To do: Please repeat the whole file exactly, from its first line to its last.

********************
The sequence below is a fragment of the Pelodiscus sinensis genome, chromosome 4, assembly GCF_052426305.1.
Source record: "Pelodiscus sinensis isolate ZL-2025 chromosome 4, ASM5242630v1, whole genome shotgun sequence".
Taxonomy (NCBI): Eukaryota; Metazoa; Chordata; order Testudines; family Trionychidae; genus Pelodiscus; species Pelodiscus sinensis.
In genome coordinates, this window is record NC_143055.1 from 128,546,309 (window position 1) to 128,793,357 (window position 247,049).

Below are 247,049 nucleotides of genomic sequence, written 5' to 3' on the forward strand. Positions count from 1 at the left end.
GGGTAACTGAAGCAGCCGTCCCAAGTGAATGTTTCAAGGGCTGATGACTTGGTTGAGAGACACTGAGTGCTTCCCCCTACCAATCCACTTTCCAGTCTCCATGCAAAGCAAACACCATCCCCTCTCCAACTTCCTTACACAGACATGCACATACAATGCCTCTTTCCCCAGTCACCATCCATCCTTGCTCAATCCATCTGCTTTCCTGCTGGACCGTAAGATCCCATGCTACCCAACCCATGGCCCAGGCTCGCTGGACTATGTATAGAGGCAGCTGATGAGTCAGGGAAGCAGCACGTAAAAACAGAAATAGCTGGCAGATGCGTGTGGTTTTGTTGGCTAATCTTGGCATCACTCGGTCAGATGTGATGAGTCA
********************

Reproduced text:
The sequence below is a fragment of the Pelodiscus sinensis genome, chromosome 4, assembly GCF_052426305.1.
Source record: "Pelodiscus sinensis isolate ZL-2025 chromosome 4, ASM5242630v1, whole genome shotgun sequence".
Taxonomy (NCBI): Eukaryota; Metazoa; Chordata; order Testudines; family Trionychidae; genus Pelodiscus; species Pelodiscus sinensis.
In genome coordinates, this window is record NC_143055.1 from 128,546,309 (window position 1) to 128,793,357 (window position 247,049).

Below are 247,049 nucleotides of genomic sequence, written 5' to 3' on the forward strand. Positions count from 1 at the left end.
GGGTAACTGAAGCAGCCGTCCCAAGTGAATGTTTCAAGGGCTGATGACTTGGTTGAGAGACACTGAGTGCTTCCCCCTACCAATCCACTTTCCAGTCTCCATGCAAAGCAAACACCATCCCCTCTCCAACTTCCTTACACAGACATGCACATACAATGCCTCTTTCCCCAGTCACCATCCATCCTTGCTCAATCCATCTGCTTTCCTGCTGGACCGTAAGATCCCATGCTACCCAACCCATGGCCCAGGCTCGCTGGACTATGTATAGAGGCAGCTGATGAGTCAGGGAAGCAGCACGTAAAAACAGAAATAGCTGGCAGATGCGTGTGGTTTTGTTGGCTAATCTTGGCATCACTCGGTCAGATGTGATGAGTCA